A SOUND INSTALLATION BY LLOYD COLE
Wednesday 25 January – Friday 3 February 2017
Gallery open Tuesday – Friday, 10.00am – 5.00pm
Nexus Arts, Lion Arts Centre, North Terrace & Morphett Street, Adelaide – Venue directions
Opening night: Wednesday 25 January, 6.00pm – OPEN TO PUBLIC
Identity vs Noise: 1Dn explores the interplay of identity and difference. Created by the celebrated musician Lloyd Cole, the installation is informed by an artist who has brought a European sensibility to his artistic work and engaged with audiences across Europe, Asia, North America and Australasia.
The installation itself involves instantaneous presentations across various cities using new technologies. The presentation is a generative electronic composition of indefinite length, played by a unique modular synthesizer assembled by Cole specifically for the installation, with contemporaneous broadcast to interactive interfaces in Helsinki, Dublin and Tokyo.
The composition is built around an innate volatility. The harmonic essence is constantly at odds with its environment. The ability of the other, the noise, to impact and corrupt the consonance, is in the hands of the audience. Someone flipping a switch in Dublin could interact with the composition running live in Adelaide, whilst someone in Helsinki could also become part of the equation. Dissonances may be slight, subtle, or brutal. Changes may be instantaneous, or so gradual as to be indiscernible.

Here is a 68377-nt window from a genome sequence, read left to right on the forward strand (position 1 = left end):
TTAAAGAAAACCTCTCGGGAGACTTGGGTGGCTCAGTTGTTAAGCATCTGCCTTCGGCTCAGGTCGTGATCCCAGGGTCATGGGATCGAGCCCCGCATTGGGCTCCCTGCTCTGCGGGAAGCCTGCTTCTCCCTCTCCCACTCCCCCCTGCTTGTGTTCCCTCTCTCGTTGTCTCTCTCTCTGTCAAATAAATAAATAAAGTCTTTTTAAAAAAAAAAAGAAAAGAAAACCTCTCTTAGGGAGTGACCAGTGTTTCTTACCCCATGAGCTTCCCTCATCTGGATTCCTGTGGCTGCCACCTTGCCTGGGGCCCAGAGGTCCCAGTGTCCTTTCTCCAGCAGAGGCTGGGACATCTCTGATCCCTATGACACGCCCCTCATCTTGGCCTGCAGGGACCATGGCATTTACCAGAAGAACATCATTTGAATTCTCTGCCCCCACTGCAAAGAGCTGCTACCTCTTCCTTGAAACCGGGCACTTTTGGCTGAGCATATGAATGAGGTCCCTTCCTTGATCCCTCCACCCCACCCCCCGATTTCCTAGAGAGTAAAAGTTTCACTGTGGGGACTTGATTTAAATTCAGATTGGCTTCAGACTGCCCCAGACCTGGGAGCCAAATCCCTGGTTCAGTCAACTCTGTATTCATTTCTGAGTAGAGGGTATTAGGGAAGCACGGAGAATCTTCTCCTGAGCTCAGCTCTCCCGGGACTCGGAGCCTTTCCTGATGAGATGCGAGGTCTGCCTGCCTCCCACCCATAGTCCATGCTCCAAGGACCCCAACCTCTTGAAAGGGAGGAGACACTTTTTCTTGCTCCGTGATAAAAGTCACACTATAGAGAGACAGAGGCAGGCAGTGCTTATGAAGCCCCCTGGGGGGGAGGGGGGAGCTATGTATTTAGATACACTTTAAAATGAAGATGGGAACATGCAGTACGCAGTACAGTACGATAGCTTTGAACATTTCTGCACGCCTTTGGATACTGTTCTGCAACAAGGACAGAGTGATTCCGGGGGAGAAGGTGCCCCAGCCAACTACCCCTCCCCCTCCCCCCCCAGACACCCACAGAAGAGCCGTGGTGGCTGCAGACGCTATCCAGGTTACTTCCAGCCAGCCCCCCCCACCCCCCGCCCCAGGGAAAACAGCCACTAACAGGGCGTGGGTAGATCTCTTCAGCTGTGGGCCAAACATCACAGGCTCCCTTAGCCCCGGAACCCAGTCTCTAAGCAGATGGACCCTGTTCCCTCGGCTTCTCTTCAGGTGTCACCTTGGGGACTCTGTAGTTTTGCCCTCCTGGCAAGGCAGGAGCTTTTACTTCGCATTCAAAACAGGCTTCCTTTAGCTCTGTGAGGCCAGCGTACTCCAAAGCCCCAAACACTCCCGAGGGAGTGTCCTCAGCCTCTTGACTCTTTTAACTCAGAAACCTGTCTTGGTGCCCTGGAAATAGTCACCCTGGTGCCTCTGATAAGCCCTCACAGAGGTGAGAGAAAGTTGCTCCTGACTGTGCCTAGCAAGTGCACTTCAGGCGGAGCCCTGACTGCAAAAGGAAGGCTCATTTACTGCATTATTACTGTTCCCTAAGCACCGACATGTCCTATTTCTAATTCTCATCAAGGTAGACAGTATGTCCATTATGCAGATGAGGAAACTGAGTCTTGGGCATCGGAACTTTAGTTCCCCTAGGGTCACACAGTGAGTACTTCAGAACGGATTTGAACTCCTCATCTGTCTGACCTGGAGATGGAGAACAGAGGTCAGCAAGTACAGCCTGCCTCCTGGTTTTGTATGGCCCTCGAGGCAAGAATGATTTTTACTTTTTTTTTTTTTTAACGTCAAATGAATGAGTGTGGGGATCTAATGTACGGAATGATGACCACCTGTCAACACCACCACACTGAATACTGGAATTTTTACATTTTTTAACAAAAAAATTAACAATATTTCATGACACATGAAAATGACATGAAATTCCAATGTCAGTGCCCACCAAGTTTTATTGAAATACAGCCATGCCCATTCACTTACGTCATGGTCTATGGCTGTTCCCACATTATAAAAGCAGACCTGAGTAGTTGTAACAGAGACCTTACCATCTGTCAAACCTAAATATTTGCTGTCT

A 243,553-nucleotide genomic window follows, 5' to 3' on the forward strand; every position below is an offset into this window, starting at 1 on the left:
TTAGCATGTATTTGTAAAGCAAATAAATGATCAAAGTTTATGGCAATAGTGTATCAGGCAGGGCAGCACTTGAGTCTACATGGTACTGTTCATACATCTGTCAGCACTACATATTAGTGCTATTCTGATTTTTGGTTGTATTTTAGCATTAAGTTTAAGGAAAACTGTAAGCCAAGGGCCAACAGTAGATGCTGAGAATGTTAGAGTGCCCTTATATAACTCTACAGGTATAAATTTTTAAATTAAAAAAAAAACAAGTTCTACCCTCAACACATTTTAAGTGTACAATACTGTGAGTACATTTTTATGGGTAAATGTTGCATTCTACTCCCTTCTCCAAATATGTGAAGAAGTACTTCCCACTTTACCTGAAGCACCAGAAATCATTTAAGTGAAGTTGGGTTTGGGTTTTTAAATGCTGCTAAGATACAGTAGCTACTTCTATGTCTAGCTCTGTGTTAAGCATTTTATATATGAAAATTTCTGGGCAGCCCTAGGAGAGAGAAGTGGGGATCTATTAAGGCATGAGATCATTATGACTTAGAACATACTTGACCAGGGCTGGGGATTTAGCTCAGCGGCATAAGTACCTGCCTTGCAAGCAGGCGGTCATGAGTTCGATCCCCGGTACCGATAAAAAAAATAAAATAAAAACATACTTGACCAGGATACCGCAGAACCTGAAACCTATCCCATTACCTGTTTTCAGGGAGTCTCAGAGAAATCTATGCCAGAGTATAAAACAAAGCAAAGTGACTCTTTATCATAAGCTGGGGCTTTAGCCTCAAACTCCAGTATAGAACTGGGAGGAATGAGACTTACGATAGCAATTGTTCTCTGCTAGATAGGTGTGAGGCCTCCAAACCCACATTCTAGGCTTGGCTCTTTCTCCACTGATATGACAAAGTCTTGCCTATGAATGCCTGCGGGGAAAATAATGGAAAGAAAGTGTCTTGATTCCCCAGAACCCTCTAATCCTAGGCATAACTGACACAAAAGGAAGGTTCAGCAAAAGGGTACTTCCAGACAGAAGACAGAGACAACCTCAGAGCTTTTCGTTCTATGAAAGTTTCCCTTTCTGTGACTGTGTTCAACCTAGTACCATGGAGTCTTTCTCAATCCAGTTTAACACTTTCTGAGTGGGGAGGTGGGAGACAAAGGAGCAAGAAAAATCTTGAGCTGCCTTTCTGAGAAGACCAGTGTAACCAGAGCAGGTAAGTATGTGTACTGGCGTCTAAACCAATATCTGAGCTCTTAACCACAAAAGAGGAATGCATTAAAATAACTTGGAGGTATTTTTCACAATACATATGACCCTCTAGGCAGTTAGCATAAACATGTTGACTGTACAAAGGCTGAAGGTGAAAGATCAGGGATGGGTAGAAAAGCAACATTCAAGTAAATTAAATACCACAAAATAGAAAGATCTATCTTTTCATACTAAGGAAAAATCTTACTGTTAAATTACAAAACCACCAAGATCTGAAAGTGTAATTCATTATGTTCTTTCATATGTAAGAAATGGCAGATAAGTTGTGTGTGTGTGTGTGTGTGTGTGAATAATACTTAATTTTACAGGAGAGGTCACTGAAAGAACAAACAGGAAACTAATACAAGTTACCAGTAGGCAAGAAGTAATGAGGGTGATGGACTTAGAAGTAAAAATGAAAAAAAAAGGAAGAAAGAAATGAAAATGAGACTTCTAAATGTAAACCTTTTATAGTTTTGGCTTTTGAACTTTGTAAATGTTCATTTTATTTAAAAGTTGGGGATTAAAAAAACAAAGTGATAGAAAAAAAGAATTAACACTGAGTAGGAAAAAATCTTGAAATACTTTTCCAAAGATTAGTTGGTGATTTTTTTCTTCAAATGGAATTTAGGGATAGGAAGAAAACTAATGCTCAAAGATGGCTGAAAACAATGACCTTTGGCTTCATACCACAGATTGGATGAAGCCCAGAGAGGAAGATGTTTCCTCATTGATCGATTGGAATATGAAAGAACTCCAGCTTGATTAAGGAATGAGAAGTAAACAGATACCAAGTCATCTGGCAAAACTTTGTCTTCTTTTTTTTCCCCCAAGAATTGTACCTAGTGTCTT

Lloyd Cole first stepped into the spotlight when Lloyd Cole & The Commotions released their effortlessly hip debut album ‘Rattlesnakes’ in 1984. After two further albums of era defining cerebral pop, Cole decamped to New York as a solo artist and made a home in the city that had always loomed large in his imagination.
Resident in the US since ’88 Lloyd has released 12 acclaimed studio albums that run the gamut from electric rock’n’roll to intimate folk via experimental electronica.
Cole’s experiments with electronic music, including his work with legendary German Cluster co-founder Hans- Joachim Roedelius, have been described by The Irish Times as “a delicate, delightful pleasure”.
Llyoyd Cole previously visited the University of South Australia in 2014.